Random process analysis could give a woman more information about which infertility treatment is best
AUGUSTA, Ga. (March 6, 2017) – It's been used to study automobile cruise control systems and population growth of certain animal species, and now researchers think Markov modeling could one day help a woman and her physician better peruse infertility treatment options.
Markov modeling is a complex analysis process that in this case may be able to transform a series of relevant facts – like a woman's age, body weight and AMH blood levels, which help predict the egg supply – into a more realistic, real time picture of how successful a particular infertility treatment will be for her, said Dr. Arni S.R. Srinivasa Rao, a mathematical modeler in the Department of Biostatistics and Epidemiology at the Medical College of Georgia at Augusta University.
Unlike current methods for providing insight on the success rate of a given treatment, the Markov model provides a dynamic snapshot that can be continuously updated and easily translated into a physician-friendly app, said Rao, corresponding author of the study in the journal Reproductive Sciences.
Infertility treatment can often be a long-term, economically and emotionally costly process for women and their families. With multiple factors causing infertility – some of which remain unknown – and women of many different ages seeking treatment, Markov modeling could help women and their physicians further fine tune the decision-making process, said Dr. Michael P. Diamond, reproductive endocrinologist, chairman of the MCG Department of Obstetrics and Gynecology and William H. Brooks, M.D., Distinguished Chair.
"This basically helps provide more personalized information based on the unique characteristics of that individual," said study-author Diamond. "We are able to identify more accurately who has a better chance of being successful."
The type of details that could be plugged into the Markov model already exist, they just have to be gathered and put into the matrix, a series of rows and columns frequently used to analyze scientific data, Rao said. In fact, the two researchers are finalizing a grant proposal that will enable collection of the data from the federal Reproductive Medicine Network, which enables large clinical trials that improve the diagnosis and treatment of reproductive health issues such as female infertility.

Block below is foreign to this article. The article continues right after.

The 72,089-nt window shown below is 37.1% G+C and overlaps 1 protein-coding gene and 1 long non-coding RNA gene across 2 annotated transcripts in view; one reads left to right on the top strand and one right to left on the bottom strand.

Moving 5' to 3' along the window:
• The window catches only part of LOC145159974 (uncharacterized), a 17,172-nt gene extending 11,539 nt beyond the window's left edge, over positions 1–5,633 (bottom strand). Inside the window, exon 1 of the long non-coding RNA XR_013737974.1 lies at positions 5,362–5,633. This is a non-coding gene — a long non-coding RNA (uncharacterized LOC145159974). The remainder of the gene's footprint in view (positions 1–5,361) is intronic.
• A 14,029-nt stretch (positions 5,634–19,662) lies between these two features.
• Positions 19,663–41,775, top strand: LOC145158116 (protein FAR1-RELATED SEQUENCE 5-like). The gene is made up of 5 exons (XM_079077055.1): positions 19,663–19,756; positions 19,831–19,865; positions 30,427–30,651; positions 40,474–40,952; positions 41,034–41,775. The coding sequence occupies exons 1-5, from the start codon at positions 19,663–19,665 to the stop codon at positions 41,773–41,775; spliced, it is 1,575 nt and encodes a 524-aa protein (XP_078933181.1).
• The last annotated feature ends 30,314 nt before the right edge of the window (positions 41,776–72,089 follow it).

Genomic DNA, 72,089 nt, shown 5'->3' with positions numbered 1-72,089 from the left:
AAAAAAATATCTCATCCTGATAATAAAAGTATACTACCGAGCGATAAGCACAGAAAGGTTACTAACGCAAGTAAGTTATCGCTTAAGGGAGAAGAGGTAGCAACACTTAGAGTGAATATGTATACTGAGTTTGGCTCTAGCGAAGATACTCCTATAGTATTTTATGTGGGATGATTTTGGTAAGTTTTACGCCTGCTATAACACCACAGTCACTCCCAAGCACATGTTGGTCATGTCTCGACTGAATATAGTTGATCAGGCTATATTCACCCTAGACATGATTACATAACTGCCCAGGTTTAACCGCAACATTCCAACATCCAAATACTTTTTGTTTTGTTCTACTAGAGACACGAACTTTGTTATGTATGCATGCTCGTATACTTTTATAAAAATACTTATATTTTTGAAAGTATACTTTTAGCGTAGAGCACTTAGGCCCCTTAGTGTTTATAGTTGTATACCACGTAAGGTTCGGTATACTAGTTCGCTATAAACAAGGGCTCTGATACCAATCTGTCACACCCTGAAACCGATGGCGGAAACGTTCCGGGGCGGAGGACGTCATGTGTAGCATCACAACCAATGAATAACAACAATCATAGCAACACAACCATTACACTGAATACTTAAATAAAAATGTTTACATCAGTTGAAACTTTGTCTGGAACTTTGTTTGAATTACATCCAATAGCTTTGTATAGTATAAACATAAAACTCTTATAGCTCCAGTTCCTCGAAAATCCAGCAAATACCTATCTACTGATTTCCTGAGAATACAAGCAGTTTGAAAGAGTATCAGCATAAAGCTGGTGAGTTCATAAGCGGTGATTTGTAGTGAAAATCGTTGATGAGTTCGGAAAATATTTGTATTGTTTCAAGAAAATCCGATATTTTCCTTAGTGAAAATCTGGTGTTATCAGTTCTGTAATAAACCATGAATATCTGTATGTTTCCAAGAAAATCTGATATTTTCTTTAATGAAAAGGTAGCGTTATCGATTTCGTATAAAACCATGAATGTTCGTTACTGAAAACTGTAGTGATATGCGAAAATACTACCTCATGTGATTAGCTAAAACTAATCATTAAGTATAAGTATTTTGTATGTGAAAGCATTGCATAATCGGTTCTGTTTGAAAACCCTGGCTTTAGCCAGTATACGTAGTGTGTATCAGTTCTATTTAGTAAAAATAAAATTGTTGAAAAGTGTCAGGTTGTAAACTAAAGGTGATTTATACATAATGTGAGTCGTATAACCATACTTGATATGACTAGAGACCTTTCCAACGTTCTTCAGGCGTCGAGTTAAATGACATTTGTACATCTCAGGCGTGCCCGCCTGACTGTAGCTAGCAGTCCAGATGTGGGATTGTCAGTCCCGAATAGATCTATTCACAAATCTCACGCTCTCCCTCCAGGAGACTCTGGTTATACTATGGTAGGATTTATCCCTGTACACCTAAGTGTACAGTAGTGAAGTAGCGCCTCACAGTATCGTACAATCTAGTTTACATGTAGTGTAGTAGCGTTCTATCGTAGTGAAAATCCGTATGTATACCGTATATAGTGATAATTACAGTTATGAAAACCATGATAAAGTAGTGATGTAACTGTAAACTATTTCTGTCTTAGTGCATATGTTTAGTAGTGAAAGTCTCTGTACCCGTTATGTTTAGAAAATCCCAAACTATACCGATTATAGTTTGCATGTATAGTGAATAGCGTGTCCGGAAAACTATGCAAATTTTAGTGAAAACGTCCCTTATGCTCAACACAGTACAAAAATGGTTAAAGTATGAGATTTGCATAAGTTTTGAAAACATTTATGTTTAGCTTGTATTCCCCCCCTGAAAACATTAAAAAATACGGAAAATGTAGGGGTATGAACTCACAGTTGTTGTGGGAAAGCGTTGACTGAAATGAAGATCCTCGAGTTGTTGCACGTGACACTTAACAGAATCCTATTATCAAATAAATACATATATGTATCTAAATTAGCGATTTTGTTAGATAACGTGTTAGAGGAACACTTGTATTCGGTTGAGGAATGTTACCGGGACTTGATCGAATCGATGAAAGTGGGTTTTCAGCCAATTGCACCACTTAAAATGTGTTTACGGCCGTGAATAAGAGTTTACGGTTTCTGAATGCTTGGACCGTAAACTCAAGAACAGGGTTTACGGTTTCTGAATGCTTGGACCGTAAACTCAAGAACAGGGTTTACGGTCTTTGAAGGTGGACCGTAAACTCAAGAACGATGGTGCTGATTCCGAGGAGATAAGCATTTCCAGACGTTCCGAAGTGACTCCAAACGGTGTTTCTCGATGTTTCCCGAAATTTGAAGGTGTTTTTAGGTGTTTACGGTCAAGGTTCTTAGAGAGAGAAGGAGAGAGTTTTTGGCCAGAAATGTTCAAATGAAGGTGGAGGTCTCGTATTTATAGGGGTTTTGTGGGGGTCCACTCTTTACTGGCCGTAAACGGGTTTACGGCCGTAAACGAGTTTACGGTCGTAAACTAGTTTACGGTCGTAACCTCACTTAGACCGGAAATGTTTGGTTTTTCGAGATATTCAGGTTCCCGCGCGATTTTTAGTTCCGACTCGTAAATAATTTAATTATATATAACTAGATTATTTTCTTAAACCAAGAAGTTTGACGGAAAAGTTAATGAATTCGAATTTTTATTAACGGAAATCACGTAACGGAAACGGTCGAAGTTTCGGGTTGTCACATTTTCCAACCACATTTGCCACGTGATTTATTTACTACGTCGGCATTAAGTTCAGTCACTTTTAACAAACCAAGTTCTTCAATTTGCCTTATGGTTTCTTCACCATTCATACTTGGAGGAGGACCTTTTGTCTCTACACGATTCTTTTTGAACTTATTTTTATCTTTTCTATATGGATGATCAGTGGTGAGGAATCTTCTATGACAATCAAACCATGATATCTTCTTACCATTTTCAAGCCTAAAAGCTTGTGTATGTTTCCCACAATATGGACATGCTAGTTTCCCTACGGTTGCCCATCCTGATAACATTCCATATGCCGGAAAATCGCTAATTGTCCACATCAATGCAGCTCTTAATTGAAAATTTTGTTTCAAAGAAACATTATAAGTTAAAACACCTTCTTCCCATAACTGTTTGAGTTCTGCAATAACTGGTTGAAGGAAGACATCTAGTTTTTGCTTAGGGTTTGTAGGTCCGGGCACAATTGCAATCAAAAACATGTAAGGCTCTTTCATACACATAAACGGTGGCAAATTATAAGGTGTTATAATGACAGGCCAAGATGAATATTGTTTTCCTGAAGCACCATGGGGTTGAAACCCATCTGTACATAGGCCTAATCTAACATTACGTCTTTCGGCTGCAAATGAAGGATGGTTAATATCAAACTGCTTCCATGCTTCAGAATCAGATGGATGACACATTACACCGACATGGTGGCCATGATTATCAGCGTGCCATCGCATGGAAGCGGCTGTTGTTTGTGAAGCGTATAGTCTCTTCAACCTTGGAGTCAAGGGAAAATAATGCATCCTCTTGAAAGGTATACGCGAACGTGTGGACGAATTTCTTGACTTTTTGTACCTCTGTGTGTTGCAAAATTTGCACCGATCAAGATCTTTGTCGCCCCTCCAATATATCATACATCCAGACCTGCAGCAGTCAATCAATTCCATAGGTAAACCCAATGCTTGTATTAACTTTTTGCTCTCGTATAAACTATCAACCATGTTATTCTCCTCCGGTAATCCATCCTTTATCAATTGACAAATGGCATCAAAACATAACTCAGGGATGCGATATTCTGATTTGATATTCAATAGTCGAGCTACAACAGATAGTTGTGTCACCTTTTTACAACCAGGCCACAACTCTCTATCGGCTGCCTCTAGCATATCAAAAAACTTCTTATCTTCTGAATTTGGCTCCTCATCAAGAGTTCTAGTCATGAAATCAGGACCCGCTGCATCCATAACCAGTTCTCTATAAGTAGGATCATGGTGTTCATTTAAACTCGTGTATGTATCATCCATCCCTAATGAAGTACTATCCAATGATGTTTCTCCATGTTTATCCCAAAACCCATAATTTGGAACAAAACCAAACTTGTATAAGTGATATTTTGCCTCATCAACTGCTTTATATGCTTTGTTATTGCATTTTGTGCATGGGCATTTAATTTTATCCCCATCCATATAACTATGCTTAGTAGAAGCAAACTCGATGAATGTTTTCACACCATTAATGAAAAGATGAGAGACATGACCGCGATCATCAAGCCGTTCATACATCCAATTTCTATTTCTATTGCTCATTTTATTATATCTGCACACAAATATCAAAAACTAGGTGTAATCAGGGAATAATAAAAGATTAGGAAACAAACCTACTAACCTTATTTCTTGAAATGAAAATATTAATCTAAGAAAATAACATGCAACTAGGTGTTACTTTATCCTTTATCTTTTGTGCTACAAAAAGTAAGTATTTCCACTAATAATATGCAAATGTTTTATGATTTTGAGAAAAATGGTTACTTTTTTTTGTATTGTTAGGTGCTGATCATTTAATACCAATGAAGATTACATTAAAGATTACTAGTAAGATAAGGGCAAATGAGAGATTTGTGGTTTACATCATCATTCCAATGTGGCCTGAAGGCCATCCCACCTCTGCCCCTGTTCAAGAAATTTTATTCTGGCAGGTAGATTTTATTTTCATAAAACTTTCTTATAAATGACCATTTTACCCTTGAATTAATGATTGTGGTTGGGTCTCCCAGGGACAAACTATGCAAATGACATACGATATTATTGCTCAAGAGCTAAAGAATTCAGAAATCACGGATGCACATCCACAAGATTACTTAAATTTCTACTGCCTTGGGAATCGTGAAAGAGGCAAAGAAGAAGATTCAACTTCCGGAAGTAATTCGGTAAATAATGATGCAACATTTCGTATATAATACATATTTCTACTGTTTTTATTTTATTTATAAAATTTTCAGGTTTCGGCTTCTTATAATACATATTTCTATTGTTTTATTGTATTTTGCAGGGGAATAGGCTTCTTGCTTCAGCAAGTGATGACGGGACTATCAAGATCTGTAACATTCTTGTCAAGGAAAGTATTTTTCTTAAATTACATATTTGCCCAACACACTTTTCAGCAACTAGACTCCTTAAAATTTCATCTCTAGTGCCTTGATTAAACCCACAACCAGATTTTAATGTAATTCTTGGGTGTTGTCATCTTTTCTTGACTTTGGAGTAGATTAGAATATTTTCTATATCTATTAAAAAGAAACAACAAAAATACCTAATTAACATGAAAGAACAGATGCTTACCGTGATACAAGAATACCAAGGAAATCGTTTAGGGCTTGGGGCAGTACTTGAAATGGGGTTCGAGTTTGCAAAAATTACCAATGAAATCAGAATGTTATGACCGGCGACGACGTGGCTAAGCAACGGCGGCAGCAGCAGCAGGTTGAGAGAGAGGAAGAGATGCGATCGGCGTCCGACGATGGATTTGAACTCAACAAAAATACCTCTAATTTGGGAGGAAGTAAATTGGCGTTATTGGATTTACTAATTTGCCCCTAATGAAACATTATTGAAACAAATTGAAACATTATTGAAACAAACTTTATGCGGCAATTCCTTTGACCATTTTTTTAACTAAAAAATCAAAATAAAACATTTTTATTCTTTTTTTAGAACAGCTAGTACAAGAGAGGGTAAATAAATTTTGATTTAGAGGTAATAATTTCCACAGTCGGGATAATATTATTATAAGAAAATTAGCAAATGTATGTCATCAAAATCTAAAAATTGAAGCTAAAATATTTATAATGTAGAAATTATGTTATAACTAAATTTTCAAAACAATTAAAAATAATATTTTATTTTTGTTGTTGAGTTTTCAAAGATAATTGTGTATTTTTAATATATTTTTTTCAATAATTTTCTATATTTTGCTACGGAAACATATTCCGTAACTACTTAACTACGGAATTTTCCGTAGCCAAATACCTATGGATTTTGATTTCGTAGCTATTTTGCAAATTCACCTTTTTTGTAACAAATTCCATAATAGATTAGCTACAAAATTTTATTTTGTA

The researchers note the Markov approach likely won't work for some medical situations where a timely snapshot doesn't provide sufficient insight, such as diabetes where the patient's history definitely matters. But their published study is proof of concept that it definitely should work for infertility treatment, Rao said.
While you can Google the percent chance of ovulating and then getting pregnant with clomiphene citrate for example, a frontline infertility therapy, those success rates more traditionally are based on regression analysis, which essentially estimates the relationship among certain key variables. But, unlike the Markov model, it doesn't predict the probability of a desired outcome, like infertility treatment's bottom line of a live, healthy birth, Rao said.
To describe the random but time-sensitive analysis, Wikipedia uses studies of the dietary habits of a creature that only eats grapes, cheese or lettuce – but still likes to shakes things up in terms of not eating the same thing two days in a row. That is where timeliness comes in to this model: the creature's choice for what it eats tomorrow depends on what it ate today, rather than say, six months ago.
Diamond uses what is perhaps a more widely digestible analogy: How ESPN continued throughout the recent Super Bowl to project a winner based on varying dynamics in the game. In the recent championship, the likelihood the Atlanta Falcons would win got as high as 98 percent at one late point, but dramatically dropped off as the New England Patriots started moving the ball and putting points on the scoreboard.
Markov modeling is named after Russian mathematician Andrey Markov, who published the first paper on the process in 1906. The Eunice Kennedy Shriver National Institute of Child Health and Human Development helped fund this research. Rao also has joint appointments in the AU Department of Mathematics and the MCG Department of Medicine's Section of Infectious Diseases. Diamond also is senior vice president for research at Augusta University and associate dean for research at the medical school.